Aneesh Chaganty

Movie #149 Dr. Strangelove: Or How I Learned to Stop Worrying and Love the Bomb

In Uncategorized on February 24, 2011 at 8:44 AM

Movie #149 Dr. Strangelove: Or How I Learned to Stop Worrying and Love the Bomb

(1964, UK/US, d. Stanley Kubrick)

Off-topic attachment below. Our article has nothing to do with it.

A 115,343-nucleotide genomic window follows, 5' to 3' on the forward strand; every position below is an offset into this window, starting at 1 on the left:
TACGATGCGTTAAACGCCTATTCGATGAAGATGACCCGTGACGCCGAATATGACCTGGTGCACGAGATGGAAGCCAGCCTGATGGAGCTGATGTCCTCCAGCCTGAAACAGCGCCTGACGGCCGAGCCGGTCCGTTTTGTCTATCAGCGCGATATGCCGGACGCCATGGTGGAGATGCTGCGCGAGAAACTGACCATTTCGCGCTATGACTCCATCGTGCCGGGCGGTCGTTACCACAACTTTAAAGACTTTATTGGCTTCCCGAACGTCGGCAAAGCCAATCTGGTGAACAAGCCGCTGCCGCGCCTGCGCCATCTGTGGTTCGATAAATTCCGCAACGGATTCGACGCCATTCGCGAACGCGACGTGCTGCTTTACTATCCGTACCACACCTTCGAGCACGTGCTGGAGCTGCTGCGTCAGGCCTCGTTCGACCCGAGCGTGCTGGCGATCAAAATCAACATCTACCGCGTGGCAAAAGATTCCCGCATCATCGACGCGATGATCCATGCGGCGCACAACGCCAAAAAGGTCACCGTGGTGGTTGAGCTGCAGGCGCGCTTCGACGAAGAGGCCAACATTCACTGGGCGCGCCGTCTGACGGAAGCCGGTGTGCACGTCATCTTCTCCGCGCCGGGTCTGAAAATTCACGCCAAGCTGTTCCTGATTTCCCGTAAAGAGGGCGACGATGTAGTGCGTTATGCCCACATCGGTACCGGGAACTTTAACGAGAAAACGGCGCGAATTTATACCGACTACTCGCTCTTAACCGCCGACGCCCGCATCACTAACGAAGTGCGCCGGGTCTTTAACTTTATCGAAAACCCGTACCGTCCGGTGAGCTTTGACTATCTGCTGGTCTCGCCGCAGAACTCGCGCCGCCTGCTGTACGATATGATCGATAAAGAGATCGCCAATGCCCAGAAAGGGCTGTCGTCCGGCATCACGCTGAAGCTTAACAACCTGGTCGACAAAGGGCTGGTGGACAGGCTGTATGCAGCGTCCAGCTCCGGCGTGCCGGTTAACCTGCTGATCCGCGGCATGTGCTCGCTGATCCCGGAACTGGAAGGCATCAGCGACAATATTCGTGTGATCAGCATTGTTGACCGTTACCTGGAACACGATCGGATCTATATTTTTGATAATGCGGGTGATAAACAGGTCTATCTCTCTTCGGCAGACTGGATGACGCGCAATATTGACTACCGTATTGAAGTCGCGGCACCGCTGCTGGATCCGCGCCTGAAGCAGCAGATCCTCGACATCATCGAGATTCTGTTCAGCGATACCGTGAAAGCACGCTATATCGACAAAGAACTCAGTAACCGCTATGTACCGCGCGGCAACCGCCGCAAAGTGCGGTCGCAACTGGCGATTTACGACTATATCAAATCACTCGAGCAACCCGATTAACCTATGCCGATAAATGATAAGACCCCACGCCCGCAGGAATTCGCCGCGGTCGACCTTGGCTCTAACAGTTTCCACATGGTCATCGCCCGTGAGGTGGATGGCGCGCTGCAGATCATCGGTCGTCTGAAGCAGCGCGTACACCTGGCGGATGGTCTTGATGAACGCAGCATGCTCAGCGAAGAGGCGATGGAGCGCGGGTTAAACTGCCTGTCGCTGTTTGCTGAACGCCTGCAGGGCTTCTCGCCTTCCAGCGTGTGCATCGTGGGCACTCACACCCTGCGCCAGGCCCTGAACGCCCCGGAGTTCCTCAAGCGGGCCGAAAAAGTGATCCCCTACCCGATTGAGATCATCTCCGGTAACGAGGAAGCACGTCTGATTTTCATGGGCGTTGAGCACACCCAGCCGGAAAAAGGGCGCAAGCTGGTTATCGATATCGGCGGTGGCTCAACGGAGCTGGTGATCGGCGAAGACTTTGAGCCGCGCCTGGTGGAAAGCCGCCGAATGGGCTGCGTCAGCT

It’s easy to overlook the importance of this film. But Stanley Kubrick’s political satire is anything but ordinary. Considered by many to be among the first political satires, this Cold War examination is a brilliant film that pokes fun at nearly every aspect of the American bureaucratic system as well as the rationale of high-level Americans. Like any Stanley Kubrick film, there are many avenues of analysis and deservedly so, for Mr. Kubrick often put an incomparable amount of intellectual thought and care into his films. On one level, Dr. Strangelove is a response to the apocalyptic fears of the ’50s. Infusing a more humorous tone (contrasted with the similar Sidney Lumet film Fail-Safe), Kubrick points out how ridiculous the whole situation is. Ridiculous and yet still disarmingly fragile. On another level it can be read as a commentary on the relationship between man and machine. As USC Professor Rick Jewell stated, “As machine become more like man, man becomes more like machine”. In fact, the opening titles can be visually compared to a sex act between a fueling jet and the “fuel-ee” jet. On a similar note, the film can be read as an analysis on the male’s relationship to sex. Considering the fact that every name here in the film is one sexual term after another, Kubrick is possibly offering up the theory for the real reason of war: sex. Sex is what drives the male characters in the film (there is only one female), regardless of whether they explicitly state so. After all, it is the reason the characters are able to reach some sort of resolution near the end. But all that aside, Dr. Strangelove is a very funny film. Peter Sellers – playing three different roles – is brilliant, especially as the mysterious, maniacal ex-Nazi Dr. Strangelove. One of the thoughts I had while watching it was how similar it was to Joel and Ethan Coen’s Burn After Reading, which featured similar themes, plot structure, and lack of any identifiable protagonist. In fact, one can consider it a sort of modern reprisal of the film. But that said, this Kubrick classic is a dense political satire, filled with allegory and humor – a rare feat in movie-making.

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